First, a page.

2/28/22 -3/11/22 Weekly Sessions Recap
Week of February 28, 2022
Over the weekend before the ninth week of session began, I had the honor of traveling to CPAC in Orlando, Florida and hearing from conservative leaders in Congress, media, grassroots organization, and former President Trump. While there me and a couple of my fellow Mississippi legislators were honored for Conservative Achievement by the American Conservative Union. Less than 10 out of 174 legislators in the Mississippi. The entire Mississippi Freedom Caucus was honored to be the majority of that group of honorees from the state.
This was the ninth week of the 2022 Legislative Session. The deadline for House committees to report general bills originating from the Senate occurred Tuesday, March 1 at 8 p.m. Any Senate bills that did not make it out of committees died. Members began working on these Senate bills on the House floor, and the deadline for these bills to be passed is next Wednesday, March 9.
The most debated bill that was taken up in the House was Senate Bill 2113. The bill would prohibit any school in Mississippi from teaching that any individual or group is superior or inferior to another based on race, sex, ethnicity or religion. The bill’s short title was labeled “to prohibit Critical Race Theory,” a hot-button issue across the country. Proponents of the bill said the bill would prevent discrimination in schools, while the opposition argued that passing the bill could prevent Mississippi and American History from being told truthfully. After more than six hours of debate, seventeen failed amendments and sixteen members speaking on the bill, SB 2113 passed the House by a vote of 75-43. The bill was then held on a motion to reconsider.
The House will continue to work on bills originating from the Senate until the deadline next Wednesday. All Senate bills approved by the House will be sent back with changes to the Senate where they can concur with the changes or invite conference.
Conference was invited on House Bill 530, or the START Act of 2022. This teacher pay raise bill was taken up in the Senate late on Tuesday, where the Senate introduced a strike-all amendment and inserted the language from their own bill. The final details of the bill will not be decided until conference.
On Thursday, the House recognized the Mississippi State Baseball team for winning the 2021 NCAA National Championship. Earlier in the session, House Concurrent Resolution 8 was passed, commending the team on their accomplishment.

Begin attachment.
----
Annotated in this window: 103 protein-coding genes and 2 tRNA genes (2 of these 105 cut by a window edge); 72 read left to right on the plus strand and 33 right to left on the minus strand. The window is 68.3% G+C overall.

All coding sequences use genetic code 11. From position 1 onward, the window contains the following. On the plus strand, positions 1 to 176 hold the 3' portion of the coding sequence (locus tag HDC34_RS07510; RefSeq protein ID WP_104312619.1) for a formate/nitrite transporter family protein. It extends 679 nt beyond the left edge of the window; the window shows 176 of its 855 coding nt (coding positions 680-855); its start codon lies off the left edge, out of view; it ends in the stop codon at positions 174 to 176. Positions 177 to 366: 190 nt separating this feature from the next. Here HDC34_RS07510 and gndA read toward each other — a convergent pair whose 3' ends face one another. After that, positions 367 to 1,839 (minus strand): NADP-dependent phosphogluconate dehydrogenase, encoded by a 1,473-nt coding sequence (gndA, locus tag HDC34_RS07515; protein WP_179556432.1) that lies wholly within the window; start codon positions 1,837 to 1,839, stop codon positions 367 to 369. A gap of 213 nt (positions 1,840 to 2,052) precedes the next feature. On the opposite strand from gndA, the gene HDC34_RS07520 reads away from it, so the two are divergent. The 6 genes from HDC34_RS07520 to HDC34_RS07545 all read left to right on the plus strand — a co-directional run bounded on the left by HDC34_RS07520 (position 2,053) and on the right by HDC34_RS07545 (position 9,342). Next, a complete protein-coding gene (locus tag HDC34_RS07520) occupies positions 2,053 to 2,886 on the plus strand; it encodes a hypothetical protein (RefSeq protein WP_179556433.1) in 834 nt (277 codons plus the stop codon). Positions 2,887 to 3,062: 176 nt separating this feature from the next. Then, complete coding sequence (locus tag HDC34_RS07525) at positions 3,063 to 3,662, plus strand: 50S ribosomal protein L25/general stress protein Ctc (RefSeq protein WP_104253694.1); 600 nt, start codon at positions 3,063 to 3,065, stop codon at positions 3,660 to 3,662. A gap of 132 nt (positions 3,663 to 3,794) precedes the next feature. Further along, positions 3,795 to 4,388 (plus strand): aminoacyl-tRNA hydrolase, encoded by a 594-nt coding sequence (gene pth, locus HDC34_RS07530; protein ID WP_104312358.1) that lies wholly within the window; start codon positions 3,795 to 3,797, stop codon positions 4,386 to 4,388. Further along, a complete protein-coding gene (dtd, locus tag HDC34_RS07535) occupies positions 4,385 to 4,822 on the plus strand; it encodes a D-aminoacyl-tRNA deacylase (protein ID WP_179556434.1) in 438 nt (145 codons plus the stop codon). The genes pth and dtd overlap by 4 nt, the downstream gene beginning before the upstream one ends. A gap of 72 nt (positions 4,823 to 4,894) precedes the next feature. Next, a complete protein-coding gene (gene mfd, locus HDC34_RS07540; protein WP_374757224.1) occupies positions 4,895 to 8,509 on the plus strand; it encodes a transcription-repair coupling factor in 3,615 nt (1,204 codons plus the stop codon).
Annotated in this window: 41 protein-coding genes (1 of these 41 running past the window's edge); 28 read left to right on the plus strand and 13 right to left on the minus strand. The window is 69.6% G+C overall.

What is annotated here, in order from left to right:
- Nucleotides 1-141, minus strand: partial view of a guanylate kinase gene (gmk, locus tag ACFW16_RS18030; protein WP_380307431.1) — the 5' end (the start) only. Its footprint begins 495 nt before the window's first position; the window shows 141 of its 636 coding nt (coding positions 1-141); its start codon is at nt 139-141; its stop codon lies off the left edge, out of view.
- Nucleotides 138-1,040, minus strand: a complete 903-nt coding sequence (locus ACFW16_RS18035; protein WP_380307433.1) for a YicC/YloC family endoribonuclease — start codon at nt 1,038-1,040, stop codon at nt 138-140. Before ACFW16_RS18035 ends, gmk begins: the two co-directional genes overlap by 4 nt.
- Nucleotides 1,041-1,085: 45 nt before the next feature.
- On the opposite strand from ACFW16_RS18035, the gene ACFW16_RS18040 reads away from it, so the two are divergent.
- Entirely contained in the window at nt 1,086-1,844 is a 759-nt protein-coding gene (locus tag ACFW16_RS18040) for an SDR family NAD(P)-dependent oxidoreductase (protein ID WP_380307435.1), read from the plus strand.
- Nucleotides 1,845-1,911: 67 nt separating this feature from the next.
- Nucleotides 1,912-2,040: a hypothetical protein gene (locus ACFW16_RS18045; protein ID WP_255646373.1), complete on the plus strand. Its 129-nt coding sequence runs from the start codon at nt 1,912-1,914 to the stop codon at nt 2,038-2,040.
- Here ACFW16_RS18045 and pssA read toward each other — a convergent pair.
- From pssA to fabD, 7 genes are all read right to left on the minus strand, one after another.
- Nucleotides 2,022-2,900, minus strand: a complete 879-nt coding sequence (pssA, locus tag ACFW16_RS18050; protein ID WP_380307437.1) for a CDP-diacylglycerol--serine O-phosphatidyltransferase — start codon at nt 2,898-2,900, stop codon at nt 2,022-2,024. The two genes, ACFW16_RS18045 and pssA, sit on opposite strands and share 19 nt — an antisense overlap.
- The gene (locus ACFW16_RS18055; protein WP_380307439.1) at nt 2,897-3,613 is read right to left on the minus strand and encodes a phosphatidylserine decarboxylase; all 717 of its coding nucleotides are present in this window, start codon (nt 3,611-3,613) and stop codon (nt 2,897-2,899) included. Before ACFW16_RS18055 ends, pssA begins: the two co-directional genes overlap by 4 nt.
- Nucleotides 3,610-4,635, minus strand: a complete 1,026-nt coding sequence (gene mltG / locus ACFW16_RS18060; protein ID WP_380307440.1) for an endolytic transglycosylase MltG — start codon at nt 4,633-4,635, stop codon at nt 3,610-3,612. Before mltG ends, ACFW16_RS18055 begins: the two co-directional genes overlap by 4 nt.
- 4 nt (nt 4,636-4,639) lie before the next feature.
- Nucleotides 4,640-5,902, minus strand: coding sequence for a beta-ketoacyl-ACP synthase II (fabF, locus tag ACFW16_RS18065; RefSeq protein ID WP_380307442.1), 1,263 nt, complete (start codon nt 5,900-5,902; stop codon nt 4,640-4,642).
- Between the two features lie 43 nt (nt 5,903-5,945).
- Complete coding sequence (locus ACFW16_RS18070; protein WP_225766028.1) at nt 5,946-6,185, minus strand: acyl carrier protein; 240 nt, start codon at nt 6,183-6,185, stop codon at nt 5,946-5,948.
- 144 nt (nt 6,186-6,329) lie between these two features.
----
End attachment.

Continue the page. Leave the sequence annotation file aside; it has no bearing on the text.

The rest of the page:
Other visitors this week include NASA and the John C. Stennis Space Center, the Bolton Edwards Middle School Basketball teams, Dan Knecht and Jerry St. Pe’ of Jackson County, Magnolia Speech School, the Mississippi Aquarium and the Mississippi Home Educators Association.
Week of March 7, 2022
This was the tenth week of the 2022 Legislative Session. Wednesday was the deadline for the House to discuss general Senate bills. Any Senate bills that did not make it off the calendar and before the House died. The deadline to discuss Senate appropriations and revenue bills will occur next Tuesday, March 15. More than 120 Senate bills were discussed on the floor.
The calendar also included several House bills that were passed earlier in the session, sent to the Senate and are now back before the House. With this process, the representatives will vote on whether to agree with the changes the Senate made, or to invite conference for possible further revisions before becoming law or dying. Many House bills have already been sent to conference.
One such bill that came back to the House with changes from the Senate was House Bill 530, or the START Act. The House submitted a conference report to the Senate on Thursday morning. In the $226 million plan, average teacher pay would increase by $4,850 and assistant teachers would get a $2,000 raise. The average starting salary of teachers would increase to $41,638, which is higher than both the regional and national averages. The plan also includes a proposal similar to the Senate’s teacher pay raise (SB 2443), which would provide salary increases of at least $1,000 every five years and $2,500 at 25 years. If approved by the Senate and signed by Governor Reeves, the plan will be implemented in the upcoming school year.
On Tuesday, the House honored Erin and Ben Napier from HGTV’s Home Town with House Resolution 65. Since 2016, the Napiers have been showcasing their home renovation projects around Laurel, which has led to an economic boom in the small Mississippi town. Erin and Ben Napier, joined by Mayor Johnny Magee, were presented with HR 65 by Representative Donnie Scoggin (R – Jones) commending them on their efforts to improve Laurel and Mississippi.
Other visitors at the Capitol this week included the family of World War II veteran Ben Richard Burney, filmmaker Curtis Nichouls, William Carey University’s School of Education, the Pearl River Community College cheer squad, the Meridian High School girls’ basketball team, the CEO and CFO of Girl Scouts of Greater Mississippi, students from Itawamba Community College’s C.O.R.E. Program, representatives from the GRAMMY Museum in Cleveland, the Mississippi Coalition Against Domestic Violence and the Civil Air Patrol of Mississippi.